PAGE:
Now in its sixth year, the Index has become a key source of data for those with a keen interest in the South Australian economy and business environment.

Data partner

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A donation of any size to InDaily goes directly to helping our journalists uncover the facts. South Australia needs more than one voice to guide it forward, and we’d truly appreciate your contribution. Please click below to donate to InDaily.

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WA trails town Dwellingup takes on mining giant Alcoa over proposed bauxite mine expansion

Community and environmental groups say they have a once-in-a-generation opportunity to fight a multinational mining giant in its bid to expand in the South West of Western Australia.

Residents of Dwellingup, a small country town 100 kilometres south-east of Perth, are protesting Alcoa Australia’s proposal to expand its Huntly bauxite mine and increase production at its Pinjarra alumina refinery.

It would involve clearing 8,700 hectares of land surrounding Dwellingup, Serpentine and Jarrahdale.

The proposal will go through the highest level of environmental and public scrutiny with the Environmental Protection Authority (EPA).

The Dwellingup Discovery Forest Working Group said that provided a rare opportunity for people to voice their concerns.

Spokeswoman Jennie Wise said past approvals were done internally with no chance for public comment.

The last time Alcoa went through a public environmental review was for the Pinjarra refinery in the early 2000s.

“What we really want out of this is for the EPA to review our public submissions and not allow Alcoa to mine bauxite in the region around Dwellingup,” Ms Wise said.

Alcoa says less than 4 per cent of the jarrah forest in its mining lease has been cleared.(ABC Rural)

Trail town fights back

Dwellingup is situated among the jarrah forest and is fast positioning itself as a leading trails tourism destination.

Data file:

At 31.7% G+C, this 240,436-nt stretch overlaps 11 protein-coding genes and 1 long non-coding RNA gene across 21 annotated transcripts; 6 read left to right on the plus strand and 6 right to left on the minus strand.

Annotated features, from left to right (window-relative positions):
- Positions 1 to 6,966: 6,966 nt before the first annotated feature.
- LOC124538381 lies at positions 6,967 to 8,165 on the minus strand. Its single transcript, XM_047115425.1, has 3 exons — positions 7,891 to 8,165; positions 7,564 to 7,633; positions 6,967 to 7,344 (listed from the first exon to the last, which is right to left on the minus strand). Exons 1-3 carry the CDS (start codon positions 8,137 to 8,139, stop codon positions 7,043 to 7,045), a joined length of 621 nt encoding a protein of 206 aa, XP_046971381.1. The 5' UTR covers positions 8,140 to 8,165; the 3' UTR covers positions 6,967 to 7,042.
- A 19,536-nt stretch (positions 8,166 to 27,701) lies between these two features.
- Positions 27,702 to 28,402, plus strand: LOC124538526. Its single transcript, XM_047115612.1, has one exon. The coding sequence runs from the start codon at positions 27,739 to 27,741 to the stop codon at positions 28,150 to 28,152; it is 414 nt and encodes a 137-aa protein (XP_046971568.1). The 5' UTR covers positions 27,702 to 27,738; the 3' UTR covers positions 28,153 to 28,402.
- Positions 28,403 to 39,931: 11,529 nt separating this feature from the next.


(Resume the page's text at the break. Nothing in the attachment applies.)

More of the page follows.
“The proposal for one of their two mines directly borders people’s property in Dwellingup and it also encompasses some of our most precious forests,” Ms Wise said.

“We have had enough of Alcoa and the desecration of our forests over the length of the Darling Range for the last 60 years.

The WA Forest Alliance and The Wilderness Society have also joined the fight against the mine.

“As we know, protecting forests is climate action,” Wilderness Society state campaign manager Patrick Gardner said.

“It defies logic that we would not only drag our feet on climate action, but also allow another 8,700 hectares to be knocked flat.

“This is 8,700 hectares of forest that currently acts as a bulwark against climate change and a safe harbour for threatened species and our dwindling biodiversity.”

Miner defends rehabilitation record

In a statement, Alcoa said since it began operations in the South West more than 57 years ago, it had rehabilitated 77 per cent of any land cleared for mining with works ongoing.

“Our rehabilitation program is acknowledged globally as leading practice with self-sustaining jarrah forest ecosystems now thriving where we once mined,” a spokesperson said.

The two new mining regions around Myara and Holyoake will see Alcoa supply bauxite to the Pinjarra and Kwinana refineries for another 10 years.

The public environmental review is expected to take two years and incorporate several opportunities for public comment.

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As investors brace for a divided government, Fed risks becoming only game in town and that’s good for markets

The Federal Reserve looks like it may be the only game in town — again.

With policy gridlock likely to remain in place in Washington under a divided government, with Joe Biden in the White House and the Republican party controlling the Senate, markets are ruling out the type of large fiscal aid package that Democrats favor to aid the economic recovery, getting done either this year or the next, leaving monetary policy makers to take up the slack.

“It makes the economy that more dependent on the Federal Reserve,” said Michael Lorizio, senior fixed-income trader at Manulife Investment Management, in an interview.

Even as some fret that a legislative logjam raises the risk of political stagnation and public discontent over rancor in Washington, investors are likely to profit from a familiar scenario that has tended to lift all asset prices.

See: Time to move on? Here’s one investor’s advice on what to do after the election